Casa De La Raza: Separatism or Segregation- -Chicanos in Public Education. (Microform, 1974) [WorldCat.org]
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Casa De La Raza: Separatism or Segregation- -Chicanos in Public Education.

Author: Southwest Network, Hayward, Ca.
Publisher: Southwest Network, 1974.
Edition/Format:   Book   Microform : Microfiche : EnglishView all editions and formats
Summary:
Casa de la Raza, a k-12 grade school, operated from September 1971 to June 1973 as part of the Berkeley Unified School District's Experimental Schools Program. Based on the belief that using the student's home culture and language within the instructional program would foster personal growth and academic advancement, Casa used a bilingual curriculum and provided an atmosphere that reinforced the "Familia" concept.  Read more...
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Details

Genre/Form: Reports - Descriptive
Document Type: Book
All Authors / Contributors: Southwest Network, Hayward, Ca.
OCLC Number: 967428601
Description: 134 pages

Abstract:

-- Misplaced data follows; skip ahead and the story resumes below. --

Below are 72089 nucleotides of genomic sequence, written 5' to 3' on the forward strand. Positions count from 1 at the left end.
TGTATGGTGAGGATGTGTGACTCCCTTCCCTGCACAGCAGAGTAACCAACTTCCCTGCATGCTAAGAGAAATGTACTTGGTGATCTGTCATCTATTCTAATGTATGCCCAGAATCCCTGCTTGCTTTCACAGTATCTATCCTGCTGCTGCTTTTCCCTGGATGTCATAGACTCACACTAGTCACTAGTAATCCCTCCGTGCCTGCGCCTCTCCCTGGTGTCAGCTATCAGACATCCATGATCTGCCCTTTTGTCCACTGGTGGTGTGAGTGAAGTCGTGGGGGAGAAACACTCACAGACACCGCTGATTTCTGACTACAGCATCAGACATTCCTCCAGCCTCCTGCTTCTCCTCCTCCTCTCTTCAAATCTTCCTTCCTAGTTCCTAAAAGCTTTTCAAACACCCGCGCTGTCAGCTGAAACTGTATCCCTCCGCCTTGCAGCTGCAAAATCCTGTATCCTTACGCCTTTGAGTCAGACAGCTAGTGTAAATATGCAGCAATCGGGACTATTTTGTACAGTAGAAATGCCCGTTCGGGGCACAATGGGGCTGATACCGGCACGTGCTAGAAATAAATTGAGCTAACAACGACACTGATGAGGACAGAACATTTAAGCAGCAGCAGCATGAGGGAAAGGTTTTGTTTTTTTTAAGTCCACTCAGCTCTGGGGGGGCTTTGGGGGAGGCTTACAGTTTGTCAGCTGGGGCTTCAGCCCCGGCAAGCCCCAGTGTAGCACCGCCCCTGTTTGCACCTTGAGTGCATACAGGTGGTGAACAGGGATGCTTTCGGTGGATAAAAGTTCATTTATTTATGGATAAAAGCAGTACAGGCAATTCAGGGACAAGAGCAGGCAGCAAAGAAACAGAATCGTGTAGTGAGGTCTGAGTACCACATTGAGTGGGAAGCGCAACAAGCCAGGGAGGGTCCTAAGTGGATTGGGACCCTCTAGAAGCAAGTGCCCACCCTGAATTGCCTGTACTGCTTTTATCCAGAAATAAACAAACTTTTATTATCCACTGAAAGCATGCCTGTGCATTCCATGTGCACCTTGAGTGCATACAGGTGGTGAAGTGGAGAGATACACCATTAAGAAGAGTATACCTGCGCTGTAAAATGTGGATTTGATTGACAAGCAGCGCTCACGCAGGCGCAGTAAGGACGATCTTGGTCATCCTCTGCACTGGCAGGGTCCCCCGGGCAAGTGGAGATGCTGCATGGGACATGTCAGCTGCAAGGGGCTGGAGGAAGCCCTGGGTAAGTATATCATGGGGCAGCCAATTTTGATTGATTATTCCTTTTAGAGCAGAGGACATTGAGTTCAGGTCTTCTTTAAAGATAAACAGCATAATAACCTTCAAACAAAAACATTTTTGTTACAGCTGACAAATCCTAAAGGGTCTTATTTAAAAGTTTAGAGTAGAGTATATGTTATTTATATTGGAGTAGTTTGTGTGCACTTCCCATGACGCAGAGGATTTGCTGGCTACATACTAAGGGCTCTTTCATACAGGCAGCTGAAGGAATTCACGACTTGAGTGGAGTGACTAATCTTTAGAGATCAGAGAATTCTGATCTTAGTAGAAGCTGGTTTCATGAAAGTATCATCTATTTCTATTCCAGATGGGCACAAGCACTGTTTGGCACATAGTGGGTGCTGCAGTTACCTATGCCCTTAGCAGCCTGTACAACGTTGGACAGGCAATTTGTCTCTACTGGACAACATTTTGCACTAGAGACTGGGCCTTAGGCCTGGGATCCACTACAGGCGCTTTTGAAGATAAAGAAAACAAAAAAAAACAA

Casa de la Raza, a k-12 grade school, operated from September 1971 to June 1973 as part of the Berkeley Unified School District's Experimental Schools Program. Based on the belief that using the student's home culture and language within the instructional program would foster personal growth and academic advancement, Casa used a bilingual curriculum and provided an atmosphere that reinforced the "Familia" concept. Its philosophy was that teaching Chicanos was not a job, but a movement. The teachers were committed to "carnalismo", Raza culture, language, and Casa's values. Casa served the instructional, cultural, and survival needs of about 125 Raza children. On June 13, 1973 the Berkeley Unified School District announced Casa's closing due to the Office of Civil Rights' charge that the school was in "probable non-compliance" with Title vi of the 1964 Civil Rights Act. This publication gives: (1) a chronology of the Casa de la Raza issue; (2) a program description; (3) correspondence and memoranda from the Office of Civil Rights, the Berkeley school superintendent, and legal experts; and (4) an article from the "California Law Review" which discusses the Constitution, the Civil Rights Act, and Berkeley's Experimental Schools Program. (Nq).

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